7.  Turkey's slightly precarious position on the edge of the European and Asian worlds has produced a need for security and recognition, and a basically defensive stance on foreign policy. It is important to realise that Turkey's most aggressive actions over the past three decades, the invasion of northern Cyprus in the 1970s and limited military incursions in the southeast in the 1990s, were undertaken because of perceived threats to Turkish domestic security. The continued Turkish presence in northern Cyprus and the sometimes fraught relationship with Greece are both rooted in concerns over the security of the nation and have no real expansionist overtones.

  8.  Turkey's continued reaffirmation of its active participation in NATO originates from a need to underline its position as an independent and responsible member of the international community. On a regional level, there is a genuine polarization of policy that reflects the European/Asian dichotomy in Turkish identity. In practice, Turkey's courtship with the European Union and the expansion of Turkish influence over its Asian neighbours represent opposing views of the country's trans-regional alignment, and prioritization of one is often the product of lack of progress with the other. The relationship with the EU is of paramount importance from an economic point of view. Western Europe represents a far more significant market for Turkish goods and a far more important source of imports than either the Asian or the Arab worlds. With the EU accounting for just over 50 per cent of trade in both directions, Turkey really cannot afford exclusion, and it is has already gone a long way towards opening its internal markets to competition. Turkish-EU relations, however, have been be-devilled by the intrusion of human rights issues into the discussion. While Turkey's huge economic imbalances and rampant inflation continue to represent the most tangible barrier to entry, the western perception of Turkey as domestically repressive of human rights looms just as large in policy formation.

  9.  The Turkish human rights issue revolves around Turkey's own view of itself as a state. As mentioned above, the Turkish constitution and the institutions created to protect it are committed to a view of a single unified Turkish national entity. Historically, there have been three main threats to the cultural and political integrity of the state: communism, Islam and the country's sizeable Kurdish minority. The first of these is no longer an issue, but the other two are still potentially worrying to Kemalist legislators, judges and soldiers. Both are highly emotive issues, the first because it strikes at the secularism that is central to the whole idea of the Turkish state, and the second because it threatens the ideal that there is only one Turkish identity. Both are perceived as domestic security issues, with the result that the Turkish government tends to see Western criticism of its response to the threats as dangerous and completely unjustified interference in its maintenance of national unity.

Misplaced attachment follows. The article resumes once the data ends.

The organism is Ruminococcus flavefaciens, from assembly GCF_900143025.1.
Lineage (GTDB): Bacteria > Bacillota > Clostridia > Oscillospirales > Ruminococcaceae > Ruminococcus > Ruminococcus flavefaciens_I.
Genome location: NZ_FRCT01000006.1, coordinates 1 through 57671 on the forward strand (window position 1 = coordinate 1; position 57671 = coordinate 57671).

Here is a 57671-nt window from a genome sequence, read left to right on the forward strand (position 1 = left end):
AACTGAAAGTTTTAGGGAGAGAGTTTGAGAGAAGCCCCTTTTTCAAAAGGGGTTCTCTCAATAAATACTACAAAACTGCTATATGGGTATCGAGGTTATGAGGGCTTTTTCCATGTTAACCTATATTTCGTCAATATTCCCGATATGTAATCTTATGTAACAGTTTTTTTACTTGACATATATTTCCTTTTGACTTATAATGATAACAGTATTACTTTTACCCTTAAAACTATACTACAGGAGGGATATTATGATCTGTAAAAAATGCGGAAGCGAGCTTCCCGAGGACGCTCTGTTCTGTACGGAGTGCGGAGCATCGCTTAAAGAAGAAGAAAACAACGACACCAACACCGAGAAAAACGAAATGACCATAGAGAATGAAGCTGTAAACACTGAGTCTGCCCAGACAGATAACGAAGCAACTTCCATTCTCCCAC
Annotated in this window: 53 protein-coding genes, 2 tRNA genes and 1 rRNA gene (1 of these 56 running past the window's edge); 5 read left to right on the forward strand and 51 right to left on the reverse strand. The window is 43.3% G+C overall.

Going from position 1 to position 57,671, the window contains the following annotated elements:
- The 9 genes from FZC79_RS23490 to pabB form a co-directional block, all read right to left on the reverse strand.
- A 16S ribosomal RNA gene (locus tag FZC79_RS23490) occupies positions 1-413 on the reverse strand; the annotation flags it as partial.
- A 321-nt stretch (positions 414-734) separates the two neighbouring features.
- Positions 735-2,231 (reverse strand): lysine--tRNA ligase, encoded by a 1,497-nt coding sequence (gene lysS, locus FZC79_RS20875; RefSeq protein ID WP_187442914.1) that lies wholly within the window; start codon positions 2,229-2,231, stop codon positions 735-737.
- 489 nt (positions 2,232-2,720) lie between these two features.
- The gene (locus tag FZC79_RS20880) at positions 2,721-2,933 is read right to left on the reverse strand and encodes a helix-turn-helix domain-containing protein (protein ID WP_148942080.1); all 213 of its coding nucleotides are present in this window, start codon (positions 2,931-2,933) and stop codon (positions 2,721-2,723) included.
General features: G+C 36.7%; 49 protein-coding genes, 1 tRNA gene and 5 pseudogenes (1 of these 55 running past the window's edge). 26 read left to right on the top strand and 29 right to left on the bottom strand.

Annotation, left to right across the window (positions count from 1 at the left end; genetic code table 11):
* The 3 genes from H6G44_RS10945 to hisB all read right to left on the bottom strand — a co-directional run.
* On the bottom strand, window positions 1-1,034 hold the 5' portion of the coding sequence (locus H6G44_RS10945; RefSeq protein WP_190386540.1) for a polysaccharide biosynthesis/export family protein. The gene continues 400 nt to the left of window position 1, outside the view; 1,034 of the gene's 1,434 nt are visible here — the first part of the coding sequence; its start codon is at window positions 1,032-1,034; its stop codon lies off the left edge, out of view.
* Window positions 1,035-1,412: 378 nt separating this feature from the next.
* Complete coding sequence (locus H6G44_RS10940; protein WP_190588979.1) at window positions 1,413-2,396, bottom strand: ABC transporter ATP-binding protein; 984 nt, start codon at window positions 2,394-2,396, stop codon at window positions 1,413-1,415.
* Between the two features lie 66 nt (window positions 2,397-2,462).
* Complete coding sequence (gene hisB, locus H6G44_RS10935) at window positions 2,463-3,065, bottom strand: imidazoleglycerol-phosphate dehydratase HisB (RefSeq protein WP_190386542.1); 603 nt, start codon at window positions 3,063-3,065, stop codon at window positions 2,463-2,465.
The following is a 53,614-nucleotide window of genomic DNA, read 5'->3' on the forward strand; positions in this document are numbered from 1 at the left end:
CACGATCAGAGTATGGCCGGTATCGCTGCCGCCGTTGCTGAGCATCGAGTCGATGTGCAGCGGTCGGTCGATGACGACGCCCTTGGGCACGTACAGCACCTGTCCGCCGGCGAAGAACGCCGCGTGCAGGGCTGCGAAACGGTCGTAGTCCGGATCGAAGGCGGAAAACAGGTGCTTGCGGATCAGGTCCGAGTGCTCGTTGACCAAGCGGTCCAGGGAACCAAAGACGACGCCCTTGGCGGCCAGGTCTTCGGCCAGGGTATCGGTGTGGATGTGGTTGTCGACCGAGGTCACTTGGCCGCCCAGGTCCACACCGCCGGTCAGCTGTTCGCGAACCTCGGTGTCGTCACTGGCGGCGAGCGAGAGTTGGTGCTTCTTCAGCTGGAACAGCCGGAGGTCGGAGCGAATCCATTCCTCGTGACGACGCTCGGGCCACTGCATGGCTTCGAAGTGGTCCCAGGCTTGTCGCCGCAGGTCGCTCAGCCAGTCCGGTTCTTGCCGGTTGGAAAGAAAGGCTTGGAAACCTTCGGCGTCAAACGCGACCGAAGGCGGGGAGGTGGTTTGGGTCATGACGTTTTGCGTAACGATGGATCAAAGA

10.  Turkey has shown itself willing to respond to western sensitivities on the human rights front. While, for example, Turkey still has the death penalty, it has effectively suspended its use, most importantly in its treatment of the captured PKK leader Ocalan. Turkey really cannot afford to be excluded from the expanding European political and economic union. It will continue to be willing to bring its human rights policy closer in line with western norms as long as western pressure is not seen to be aiding forces that threaten the integrity of the state itself. Thus foreign attempts to influence Turkish domestic policy should be conditioned by a better understanding of the two key issues that continue to concern Turkish policy makers.

  11.  On the religious front, it is vital to realise that Turkey is overwhelmingly Muslim, and government policy towards Islam is not anti-religious per-se. During the Cold War, the Turkish Army was even prepared to support religious education as an antidote to communism. Official opposition is entirely centred against religion as a political force threatening the secular state, and has little or nothing to do with persecuting individuals for their beliefs.

  12.  On the Kurdish front, it is equally important to understand that government hostility is only directed against individuals or organizations supporting the creation of some form of separate Kurdish entity as an alternative to Turkish nationality. A large part of the ethnic Kurdish population is now integrated in the better developed western half of the country, and the Turkish government can and will argue that ongoing economic development programmes in the east are aimed at the some objective. To argue (as was done in some of the British press late last year in connection with UK support for a major dam project) that there is no real difference between Turkish and Iraqi policy towards the Kurds is wrong-headed and potentially counter-productive.

Malcolm Cooper

January 2002